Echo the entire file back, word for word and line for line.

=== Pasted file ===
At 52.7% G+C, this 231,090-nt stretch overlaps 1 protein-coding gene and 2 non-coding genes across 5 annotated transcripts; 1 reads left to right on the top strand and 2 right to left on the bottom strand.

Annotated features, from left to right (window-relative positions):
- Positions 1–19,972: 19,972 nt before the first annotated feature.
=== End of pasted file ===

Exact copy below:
At 52.7% G+C, this 231,090-nt stretch overlaps 1 protein-coding gene and 2 non-coding genes across 5 annotated transcripts; 1 reads left to right on the top strand and 2 right to left on the bottom strand.

Annotated features, from left to right (window-relative positions):
- Positions 1–19,972: 19,972 nt before the first annotated feature.